But would it have been better to have kept our hands clean, isolated ourselves from the world, and left the field to the Soviets? As I said, both inaction and action have consequences, and some of the consequences of either or both are always going to be bad. And nations must choose, given incomplete information.
What was the incomplete information here? Well, if you read that Wikipedia article on Saddam (and here it is again, in case you missed it the first time) you'll see who Saddam appeared to be back in the early 70s, when he first amassed power in Iraq as right-hand-man to his cousin al Bakr, the President. Not unusual for that time and area of the world, they already had a repressive security apparatus in place to deal with their enemies.
But there seemed to be quite a bit of good, as well. During the 70s, the amount of repressive violence there wasn't anywhere near the reign of terror it became under Saddam, who officially came to power in 1979. Saddam was Vice-President under al Bakr, whose regime in the 70s:
...was providing social services that were unprecedented among Middle Eastern countries. Saddam established and controlled the "National Campaign for the Eradication of Illiteracy" and the campaign for "Compulsory Free Education in Iraq," and largely under his auspices, the government established universal free schooling up to the highest education levels...The government also supported families of soldiers, granted free hospitalization to everyone, and gave subsidies to farmers. Iraq created one of the most modernized public-health systems in the Middle East, earning Saddam an award from the United Nations Educational, Scientific and Cultural Organization (UNESCO).
To diversify the largely oil-based economy, Saddam implemented a national infrastructure campaign that made great progress in building roads, promoting mining, and developing other industries. The campaign revolutionized Iraq's energy industries. Electricity was brought to nearly every city in Iraq, and many outlying areas.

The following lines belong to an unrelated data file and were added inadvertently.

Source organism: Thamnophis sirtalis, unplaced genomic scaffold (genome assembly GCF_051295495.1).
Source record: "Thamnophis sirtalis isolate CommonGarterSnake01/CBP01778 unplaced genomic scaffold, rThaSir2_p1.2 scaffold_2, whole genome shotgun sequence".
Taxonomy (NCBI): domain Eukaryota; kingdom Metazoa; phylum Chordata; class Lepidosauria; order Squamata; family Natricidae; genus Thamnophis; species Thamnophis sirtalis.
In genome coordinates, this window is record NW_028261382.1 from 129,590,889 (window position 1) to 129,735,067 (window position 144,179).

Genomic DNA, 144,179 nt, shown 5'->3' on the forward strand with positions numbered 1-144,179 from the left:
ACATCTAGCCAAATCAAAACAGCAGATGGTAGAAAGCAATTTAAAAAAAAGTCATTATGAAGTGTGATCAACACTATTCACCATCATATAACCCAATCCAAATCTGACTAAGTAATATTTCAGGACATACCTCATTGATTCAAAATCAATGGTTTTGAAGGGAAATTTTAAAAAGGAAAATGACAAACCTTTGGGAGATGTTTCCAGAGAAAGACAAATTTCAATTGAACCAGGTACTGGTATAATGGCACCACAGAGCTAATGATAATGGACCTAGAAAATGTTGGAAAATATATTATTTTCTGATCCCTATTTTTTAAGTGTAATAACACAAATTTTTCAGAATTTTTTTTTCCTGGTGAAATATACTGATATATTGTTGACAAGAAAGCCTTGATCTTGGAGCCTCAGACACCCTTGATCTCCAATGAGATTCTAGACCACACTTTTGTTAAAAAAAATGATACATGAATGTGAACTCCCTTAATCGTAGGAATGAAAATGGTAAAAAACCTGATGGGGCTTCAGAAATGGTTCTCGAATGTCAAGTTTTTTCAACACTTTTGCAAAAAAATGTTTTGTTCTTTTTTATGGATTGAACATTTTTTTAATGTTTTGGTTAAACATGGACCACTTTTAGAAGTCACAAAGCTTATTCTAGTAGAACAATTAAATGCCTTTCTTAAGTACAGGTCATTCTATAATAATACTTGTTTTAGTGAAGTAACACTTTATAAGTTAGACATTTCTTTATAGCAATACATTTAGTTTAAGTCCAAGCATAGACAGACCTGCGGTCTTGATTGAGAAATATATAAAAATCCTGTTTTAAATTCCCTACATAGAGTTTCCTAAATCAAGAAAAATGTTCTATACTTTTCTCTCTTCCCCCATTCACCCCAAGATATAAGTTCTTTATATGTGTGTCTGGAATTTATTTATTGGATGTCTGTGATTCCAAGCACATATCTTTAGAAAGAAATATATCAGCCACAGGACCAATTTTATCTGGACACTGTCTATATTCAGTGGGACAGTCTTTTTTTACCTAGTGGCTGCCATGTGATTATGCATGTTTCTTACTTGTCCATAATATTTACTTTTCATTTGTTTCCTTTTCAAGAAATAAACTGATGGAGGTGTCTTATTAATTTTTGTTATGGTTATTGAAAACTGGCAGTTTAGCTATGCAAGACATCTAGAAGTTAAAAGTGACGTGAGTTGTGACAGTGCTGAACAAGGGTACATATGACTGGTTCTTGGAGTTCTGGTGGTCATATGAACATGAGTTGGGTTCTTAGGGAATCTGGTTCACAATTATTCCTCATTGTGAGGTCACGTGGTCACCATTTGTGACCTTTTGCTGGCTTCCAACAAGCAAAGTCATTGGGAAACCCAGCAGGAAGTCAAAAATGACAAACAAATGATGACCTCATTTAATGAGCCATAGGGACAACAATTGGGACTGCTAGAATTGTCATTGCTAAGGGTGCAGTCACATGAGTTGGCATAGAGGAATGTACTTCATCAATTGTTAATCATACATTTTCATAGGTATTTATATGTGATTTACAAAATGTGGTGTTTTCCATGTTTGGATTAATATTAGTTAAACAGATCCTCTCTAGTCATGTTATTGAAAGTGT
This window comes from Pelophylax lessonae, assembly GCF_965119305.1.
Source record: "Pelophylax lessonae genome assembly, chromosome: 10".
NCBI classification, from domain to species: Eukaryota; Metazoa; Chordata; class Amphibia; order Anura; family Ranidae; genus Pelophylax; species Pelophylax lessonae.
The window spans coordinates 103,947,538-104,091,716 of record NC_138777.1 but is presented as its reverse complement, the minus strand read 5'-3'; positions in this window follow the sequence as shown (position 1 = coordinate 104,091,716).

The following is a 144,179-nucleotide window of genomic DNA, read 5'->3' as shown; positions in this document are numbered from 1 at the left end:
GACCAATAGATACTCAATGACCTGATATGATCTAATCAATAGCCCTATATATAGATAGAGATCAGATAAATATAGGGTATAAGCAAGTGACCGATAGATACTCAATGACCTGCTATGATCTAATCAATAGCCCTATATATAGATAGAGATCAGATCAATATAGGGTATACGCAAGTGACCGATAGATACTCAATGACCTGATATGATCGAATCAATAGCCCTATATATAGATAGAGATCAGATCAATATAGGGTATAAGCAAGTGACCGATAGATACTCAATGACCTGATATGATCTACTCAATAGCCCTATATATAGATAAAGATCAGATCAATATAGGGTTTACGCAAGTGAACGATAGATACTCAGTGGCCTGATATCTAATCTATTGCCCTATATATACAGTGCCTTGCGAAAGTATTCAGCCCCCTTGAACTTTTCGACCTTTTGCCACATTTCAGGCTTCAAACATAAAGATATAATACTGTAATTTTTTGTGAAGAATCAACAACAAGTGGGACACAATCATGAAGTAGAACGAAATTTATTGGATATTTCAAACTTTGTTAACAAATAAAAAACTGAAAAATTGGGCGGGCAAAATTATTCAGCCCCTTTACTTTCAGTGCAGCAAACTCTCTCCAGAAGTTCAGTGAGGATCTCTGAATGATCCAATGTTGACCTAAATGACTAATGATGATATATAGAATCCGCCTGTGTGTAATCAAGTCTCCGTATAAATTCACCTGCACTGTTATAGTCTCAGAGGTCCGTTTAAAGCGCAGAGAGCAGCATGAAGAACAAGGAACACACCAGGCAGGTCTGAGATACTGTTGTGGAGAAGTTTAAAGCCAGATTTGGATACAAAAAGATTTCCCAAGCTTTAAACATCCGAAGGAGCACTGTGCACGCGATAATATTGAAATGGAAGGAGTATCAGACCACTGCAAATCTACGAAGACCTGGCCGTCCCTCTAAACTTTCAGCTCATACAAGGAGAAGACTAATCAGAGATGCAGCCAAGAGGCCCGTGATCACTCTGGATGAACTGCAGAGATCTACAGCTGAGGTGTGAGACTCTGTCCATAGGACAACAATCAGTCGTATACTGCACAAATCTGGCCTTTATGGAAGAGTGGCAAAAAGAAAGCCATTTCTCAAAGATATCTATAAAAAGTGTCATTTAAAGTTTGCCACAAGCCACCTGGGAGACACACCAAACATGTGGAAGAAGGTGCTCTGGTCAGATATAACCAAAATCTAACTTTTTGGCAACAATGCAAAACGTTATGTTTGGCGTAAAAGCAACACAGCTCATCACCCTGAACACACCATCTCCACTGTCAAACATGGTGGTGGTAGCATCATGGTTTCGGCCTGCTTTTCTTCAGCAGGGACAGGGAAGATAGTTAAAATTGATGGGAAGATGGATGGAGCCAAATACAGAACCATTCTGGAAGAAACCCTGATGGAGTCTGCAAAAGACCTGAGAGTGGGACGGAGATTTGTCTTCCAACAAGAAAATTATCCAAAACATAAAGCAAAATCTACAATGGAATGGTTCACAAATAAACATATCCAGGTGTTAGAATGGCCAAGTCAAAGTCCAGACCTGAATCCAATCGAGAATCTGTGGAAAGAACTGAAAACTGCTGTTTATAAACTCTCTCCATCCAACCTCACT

On the basis of this, I don't think the US can be faulted for not having seen what was to come later, under Saddam's own watch as head of the country. Yes indeed, the Baath Party under al Bakr silenced many opponents in various harsh ways, including killings at times. But it was, unfortunately, nothing so out of the ordinary for the time and place.
Saddam began to show his true colors and to stand out in this regard only after he became President himself in 1979. I've referred before to the video he made of his early chilling and Stalinesque move to nakedly stamp out anyone who threatened his power.
But shortly after Saddam was flexing his newly-acquired muscles, we had a much greater problem on our hands: Iran. In fact, we still have that great problem on our hands, over a quarter of a century later, and the problem has only grown.
From their ascendance to power in 1979, the mullahs made it clear that their goal was to war against us in any way they could, and to dominate the Muslim world with a new type of totalitarian regime, one based on religious fundamentalism rather than a secular worldview such as Communism. But the goal was the same: "We will bury you.
Iraq's war against Iran started shortly thereafter, in 1980. At first we stayed out of it, but a few years later, when it seemed that Iran was actually going to win, we secretly helped Saddam with intelligence and facilitated Iraq's acquisition of arms from other countries. And yes, we even winked at his use of chemical weapons against the Iranians, and later against the Kurds (one of our very darkest hours):